Sunday 5 July 2009


Here are some of the things I've been involved in making recently. Only some.

Spoiler alert. It's a little game about games. Three players each listen simultaneously to mp3'd instructions and act accordingly. All they know is that only one of them will win after 12 minutes, they don't know how. The instructions are mostly interrogating how they might win, for instance asking them to talk about that for a minute, then go and find a stranger to ask them who'd win if they were playing each other, and report back that answer to the others. It's placed on top of the old safety-bomb mechanic, so they are constantly clocking each other. At the end, each player has to declare to HQ whom they think should win and why. HQ then declares the winner - according to a rule which is kept secret - without explanation. It's a frippery, but very pleasing, not least for the music courtesy of Tom Haines of the London Snorkelling Team, track called The French Horse.

That the rule at the end remains secret is a little contentious. It was kept secret partly because anyone finding out before they played would spoil the delicate tension that comes from all three not knowing. And also to generate precisely the frustration it does for any players who like their rulesets transparent and their goals clear. It fails currently in not acknowledging this, but that's a quick reedit away. To be honest, I made the piece in the first case as an engine to test the format and was pleasantly surprised by how well it worked to then try and finish it.

Doffing a cap of course to Rotozaza's Etiquette - don't miss btw if you ever get the chance, it's an exceptional piece. But this still quite distinct. Ant of Rotozaza was always most interested in giving total instruction to their audience as unrehearsed performer, moment by moment. I rather wanted this to be a series of challenges that gave space for the playing audience to fill in themselves. Not better, just different. Hoping to be doing some more of these with Tom soon.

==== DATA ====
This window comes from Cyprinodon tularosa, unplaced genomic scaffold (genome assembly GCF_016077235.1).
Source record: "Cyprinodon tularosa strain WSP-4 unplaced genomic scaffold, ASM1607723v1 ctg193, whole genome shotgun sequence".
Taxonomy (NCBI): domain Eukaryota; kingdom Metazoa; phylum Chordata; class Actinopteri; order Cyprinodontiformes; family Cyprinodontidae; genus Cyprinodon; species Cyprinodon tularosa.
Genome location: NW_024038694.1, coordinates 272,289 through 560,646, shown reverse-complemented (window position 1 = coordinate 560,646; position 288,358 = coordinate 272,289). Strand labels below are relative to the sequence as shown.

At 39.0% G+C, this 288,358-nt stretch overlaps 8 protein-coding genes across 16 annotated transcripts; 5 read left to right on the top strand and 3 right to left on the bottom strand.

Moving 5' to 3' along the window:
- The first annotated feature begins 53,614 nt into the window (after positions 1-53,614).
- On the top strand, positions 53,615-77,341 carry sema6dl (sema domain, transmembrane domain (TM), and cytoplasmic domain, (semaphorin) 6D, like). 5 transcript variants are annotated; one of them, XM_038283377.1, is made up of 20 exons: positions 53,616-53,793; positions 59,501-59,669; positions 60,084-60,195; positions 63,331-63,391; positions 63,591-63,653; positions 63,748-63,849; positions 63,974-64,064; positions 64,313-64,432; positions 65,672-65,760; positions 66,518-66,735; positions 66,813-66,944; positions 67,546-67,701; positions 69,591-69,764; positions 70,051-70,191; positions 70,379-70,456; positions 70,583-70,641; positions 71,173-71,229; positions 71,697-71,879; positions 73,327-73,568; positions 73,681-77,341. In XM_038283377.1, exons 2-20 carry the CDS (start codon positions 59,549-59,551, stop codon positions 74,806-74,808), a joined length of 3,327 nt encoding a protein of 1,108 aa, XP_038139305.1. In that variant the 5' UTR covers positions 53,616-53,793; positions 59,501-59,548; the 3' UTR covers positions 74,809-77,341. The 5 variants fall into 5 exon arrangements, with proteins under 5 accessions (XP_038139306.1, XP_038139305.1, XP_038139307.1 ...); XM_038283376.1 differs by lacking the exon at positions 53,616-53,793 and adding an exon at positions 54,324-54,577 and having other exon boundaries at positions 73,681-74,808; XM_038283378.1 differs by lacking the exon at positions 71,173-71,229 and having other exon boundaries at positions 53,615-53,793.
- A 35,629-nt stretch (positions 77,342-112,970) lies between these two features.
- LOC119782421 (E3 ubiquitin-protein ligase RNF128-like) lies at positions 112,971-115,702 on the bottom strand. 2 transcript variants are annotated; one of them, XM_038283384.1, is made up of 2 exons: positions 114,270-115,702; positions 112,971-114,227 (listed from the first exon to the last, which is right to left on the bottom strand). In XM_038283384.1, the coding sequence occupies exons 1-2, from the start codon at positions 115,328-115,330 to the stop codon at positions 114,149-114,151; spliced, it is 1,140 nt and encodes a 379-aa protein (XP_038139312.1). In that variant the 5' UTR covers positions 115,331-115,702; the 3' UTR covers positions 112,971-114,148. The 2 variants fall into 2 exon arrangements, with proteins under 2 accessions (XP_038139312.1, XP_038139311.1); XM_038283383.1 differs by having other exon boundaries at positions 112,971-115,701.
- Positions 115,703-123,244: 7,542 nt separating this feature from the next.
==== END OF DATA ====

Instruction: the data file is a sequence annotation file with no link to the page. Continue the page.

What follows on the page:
Earpiece playtested through the Hide & Seek Sandpit and ended up in the original games festival Come Out & Play in New York City. I wasn't there, but it was quite thrilling to imagine it happening in Times Square, apparently in the hubbub of Puerto Rico day. I'm waiting on photos.

The Following
Another game that ended up in Come Out & Play. This one was co-devised by a group of us from Coney in its online walled garden: Steve Mills and myself in London, Chris Till and Tara Gladden who find themselves currently in New York. We wanted to make a chasing game, but one that required wits more than speed or stamina for gasping fat kids (like me). Players are in two teams, the Followed and the Following, whose members leave alternately, Followed then Following. Each is using text-messaged instructions to find a Secret Basekeeper within a time limit, and the Following get more points per successful member. But the Followed are always one step ahead in the instructions. The focus is on the thrill of tailing and trying to shake your tail. After devising online, we playtested with a gang of Coney followers, then it did Manhattan... and then it played a Sandpit, where it reappears on 1 August: a really great developmental sequence. It's brilliant to hear the adventures of players afterwards. The last time, one Followed blagged her way into a restaurant kitchen, through which she was chased Hollywood-stylee. She describes her experience here.

The Fetch
A little piece for Glue's Scratch Interact, rustled together in a few hours working with Billy Bliss, who's not just a brilliant actor but also in possession of the best name ever stagebound. It was a one-on-one walkabout into a simple spooky story. In the time we had, I mostly wanted to help Billy achieve a conversational intimacy and complete responsiveness to his companion - which he did, every time, riffing effortlessly without ever falling off the narrative thread.

Annette Mees and I were introduced on Skype by BAC to Hey Fan, an artist in Beijing, as part of a British Council showcase. We carried on the conversation and ended up devising a little piece together called Hutong, with much helpful development comment from very many in Coney in the online walled garden. Hutong is a district in Beijing. It also means 'neighbourhood' in Chinese. We drew a red rectangle on a map so that it encompassed the perimeter of Beijing's Hutong. Fan walked this following directions and instructions as he went, documenting his journey. This rectangle can then be drawn by anyone else at any scale and placed on a map of their choosing for them to document their own journey. The instructions are here, Fan's journey is here and others in Edinburgh, Dublin and London are here. We haven't made it very public yet, but this is a nudge to me to do so. You can do one too if you like.

A bigger piece, this: a freeze-plus that transformed the Parisian suburb and spa town of Enghien-les-Bains. It was a collaboration with body>data>space and commissioned by Enghien's Centre Des Arts. I couldn't make it out with the Coney team in the end due to Happiness but by all accounts it went brilliantly. Photos accumulating on the Facebook event page here.


Many other bigger things happening that I can't talk about yet.

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